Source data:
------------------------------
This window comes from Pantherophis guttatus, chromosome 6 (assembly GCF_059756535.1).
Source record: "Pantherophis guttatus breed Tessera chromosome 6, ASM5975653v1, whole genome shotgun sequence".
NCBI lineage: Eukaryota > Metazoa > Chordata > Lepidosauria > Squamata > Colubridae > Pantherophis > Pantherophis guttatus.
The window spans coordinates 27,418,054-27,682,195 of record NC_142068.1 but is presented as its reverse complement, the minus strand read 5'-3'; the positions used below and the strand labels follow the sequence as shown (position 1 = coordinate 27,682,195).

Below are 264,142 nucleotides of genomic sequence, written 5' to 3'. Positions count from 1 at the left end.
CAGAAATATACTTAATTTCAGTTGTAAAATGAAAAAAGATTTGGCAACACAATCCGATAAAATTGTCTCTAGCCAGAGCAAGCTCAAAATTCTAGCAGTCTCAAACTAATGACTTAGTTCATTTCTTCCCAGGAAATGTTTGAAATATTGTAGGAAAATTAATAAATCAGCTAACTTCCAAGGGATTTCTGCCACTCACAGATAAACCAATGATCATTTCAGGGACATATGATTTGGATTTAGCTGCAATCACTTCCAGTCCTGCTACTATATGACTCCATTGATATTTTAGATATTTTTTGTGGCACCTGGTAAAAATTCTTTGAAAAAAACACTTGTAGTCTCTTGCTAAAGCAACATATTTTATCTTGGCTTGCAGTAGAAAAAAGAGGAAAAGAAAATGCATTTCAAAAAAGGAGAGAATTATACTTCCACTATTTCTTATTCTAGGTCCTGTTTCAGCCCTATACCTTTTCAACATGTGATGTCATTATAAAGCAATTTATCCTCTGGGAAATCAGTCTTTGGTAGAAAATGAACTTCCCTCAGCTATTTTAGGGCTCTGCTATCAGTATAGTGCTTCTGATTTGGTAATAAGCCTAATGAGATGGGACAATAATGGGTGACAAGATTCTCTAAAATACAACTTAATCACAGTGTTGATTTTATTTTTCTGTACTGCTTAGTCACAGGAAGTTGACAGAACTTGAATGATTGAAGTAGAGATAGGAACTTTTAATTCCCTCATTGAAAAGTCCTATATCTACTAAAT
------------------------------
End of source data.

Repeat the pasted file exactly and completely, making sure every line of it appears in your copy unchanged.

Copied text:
This window comes from Pantherophis guttatus, chromosome 6 (assembly GCF_059756535.1).
Source record: "Pantherophis guttatus breed Tessera chromosome 6, ASM5975653v1, whole genome shotgun sequence".
NCBI lineage: Eukaryota > Metazoa > Chordata > Lepidosauria > Squamata > Colubridae > Pantherophis > Pantherophis guttatus.
The window spans coordinates 27,418,054-27,682,195 of record NC_142068.1 but is presented as its reverse complement, the minus strand read 5'-3'; the positions used below and the strand labels follow the sequence as shown (position 1 = coordinate 27,682,195).

Below are 264,142 nucleotides of genomic sequence, written 5' to 3'. Positions count from 1 at the left end.
CAGAAATATACTTAATTTCAGTTGTAAAATGAAAAAAGATTTGGCAACACAATCCGATAAAATTGTCTCTAGCCAGAGCAAGCTCAAAATTCTAGCAGTCTCAAACTAATGACTTAGTTCATTTCTTCCCAGGAAATGTTTGAAATATTGTAGGAAAATTAATAAATCAGCTAACTTCCAAGGGATTTCTGCCACTCACAGATAAACCAATGATCATTTCAGGGACATATGATTTGGATTTAGCTGCAATCACTTCCAGTCCTGCTACTATATGACTCCATTGATATTTTAGATATTTTTTGTGGCACCTGGTAAAAATTCTTTGAAAAAAACACTTGTAGTCTCTTGCTAAAGCAACATATTTTATCTTGGCTTGCAGTAGAAAAAAGAGGAAAAGAAAATGCATTTCAAAAAAGGAGAGAATTATACTTCCACTATTTCTTATTCTAGGTCCTGTTTCAGCCCTATACCTTTTCAACATGTGATGTCATTATAAAGCAATTTATCCTCTGGGAAATCAGTCTTTGGTAGAAAATGAACTTCCCTCAGCTATTTTAGGGCTCTGCTATCAGTATAGTGCTTCTGATTTGGTAATAAGCCTAATGAGATGGGACAATAATGGGTGACAAGATTCTCTAAAATACAACTTAATCACAGTGTTGATTTTATTTTTCTGTACTGCTTAGTCACAGGAAGTTGACAGAACTTGAATGATTGAAGTAGAGATAGGAACTTTTAATTCCCTCATTGAAAAGTCCTATATCTACTAAAT